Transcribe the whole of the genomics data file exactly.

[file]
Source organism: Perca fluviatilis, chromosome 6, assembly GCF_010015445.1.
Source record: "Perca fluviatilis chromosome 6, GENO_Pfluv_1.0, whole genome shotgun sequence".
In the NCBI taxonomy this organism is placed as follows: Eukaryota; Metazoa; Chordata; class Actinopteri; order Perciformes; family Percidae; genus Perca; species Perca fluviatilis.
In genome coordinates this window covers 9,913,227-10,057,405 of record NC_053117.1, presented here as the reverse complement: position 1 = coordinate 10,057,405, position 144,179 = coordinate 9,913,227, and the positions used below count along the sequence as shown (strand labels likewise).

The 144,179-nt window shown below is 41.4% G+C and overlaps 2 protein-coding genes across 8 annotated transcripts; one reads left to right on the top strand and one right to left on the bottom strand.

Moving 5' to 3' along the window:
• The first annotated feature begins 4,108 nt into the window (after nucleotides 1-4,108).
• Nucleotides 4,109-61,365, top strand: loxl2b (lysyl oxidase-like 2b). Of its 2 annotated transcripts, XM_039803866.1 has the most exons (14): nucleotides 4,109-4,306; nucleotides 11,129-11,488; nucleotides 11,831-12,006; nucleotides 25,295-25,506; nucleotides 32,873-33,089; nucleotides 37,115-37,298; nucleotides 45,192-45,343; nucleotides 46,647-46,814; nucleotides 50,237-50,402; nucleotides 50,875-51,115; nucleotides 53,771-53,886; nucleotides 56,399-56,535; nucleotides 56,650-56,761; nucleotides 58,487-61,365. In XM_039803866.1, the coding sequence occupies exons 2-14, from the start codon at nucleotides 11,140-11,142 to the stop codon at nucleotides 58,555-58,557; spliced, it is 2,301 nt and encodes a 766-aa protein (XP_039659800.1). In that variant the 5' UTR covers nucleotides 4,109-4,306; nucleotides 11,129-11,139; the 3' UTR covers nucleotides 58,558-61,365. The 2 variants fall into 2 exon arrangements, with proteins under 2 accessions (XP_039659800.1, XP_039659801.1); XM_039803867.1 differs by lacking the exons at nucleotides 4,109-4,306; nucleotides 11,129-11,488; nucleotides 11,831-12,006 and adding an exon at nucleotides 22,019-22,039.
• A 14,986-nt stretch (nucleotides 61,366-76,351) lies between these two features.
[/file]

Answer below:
Source organism: Perca fluviatilis, chromosome 6, assembly GCF_010015445.1.
Source record: "Perca fluviatilis chromosome 6, GENO_Pfluv_1.0, whole genome shotgun sequence".
In the NCBI taxonomy this organism is placed as follows: Eukaryota; Metazoa; Chordata; class Actinopteri; order Perciformes; family Percidae; genus Perca; species Perca fluviatilis.
In genome coordinates this window covers 9,913,227-10,057,405 of record NC_053117.1, presented here as the reverse complement: position 1 = coordinate 10,057,405, position 144,179 = coordinate 9,913,227, and the positions used below count along the sequence as shown (strand labels likewise).

The 144,179-nt window shown below is 41.4% G+C and overlaps 2 protein-coding genes across 8 annotated transcripts; one reads left to right on the top strand and one right to left on the bottom strand.

Moving 5' to 3' along the window:
• The first annotated feature begins 4,108 nt into the window (after nucleotides 1-4,108).
• Nucleotides 4,109-61,365, top strand: loxl2b (lysyl oxidase-like 2b). Of its 2 annotated transcripts, XM_039803866.1 has the most exons (14): nucleotides 4,109-4,306; nucleotides 11,129-11,488; nucleotides 11,831-12,006; nucleotides 25,295-25,506; nucleotides 32,873-33,089; nucleotides 37,115-37,298; nucleotides 45,192-45,343; nucleotides 46,647-46,814; nucleotides 50,237-50,402; nucleotides 50,875-51,115; nucleotides 53,771-53,886; nucleotides 56,399-56,535; nucleotides 56,650-56,761; nucleotides 58,487-61,365. In XM_039803866.1, the coding sequence occupies exons 2-14, from the start codon at nucleotides 11,140-11,142 to the stop codon at nucleotides 58,555-58,557; spliced, it is 2,301 nt and encodes a 766-aa protein (XP_039659800.1). In that variant the 5' UTR covers nucleotides 4,109-4,306; nucleotides 11,129-11,139; the 3' UTR covers nucleotides 58,558-61,365. The 2 variants fall into 2 exon arrangements, with proteins under 2 accessions (XP_039659800.1, XP_039659801.1); XM_039803867.1 differs by lacking the exons at nucleotides 4,109-4,306; nucleotides 11,129-11,488; nucleotides 11,831-12,006 and adding an exon at nucleotides 22,019-22,039.
• A 14,986-nt stretch (nucleotides 61,366-76,351) lies between these two features.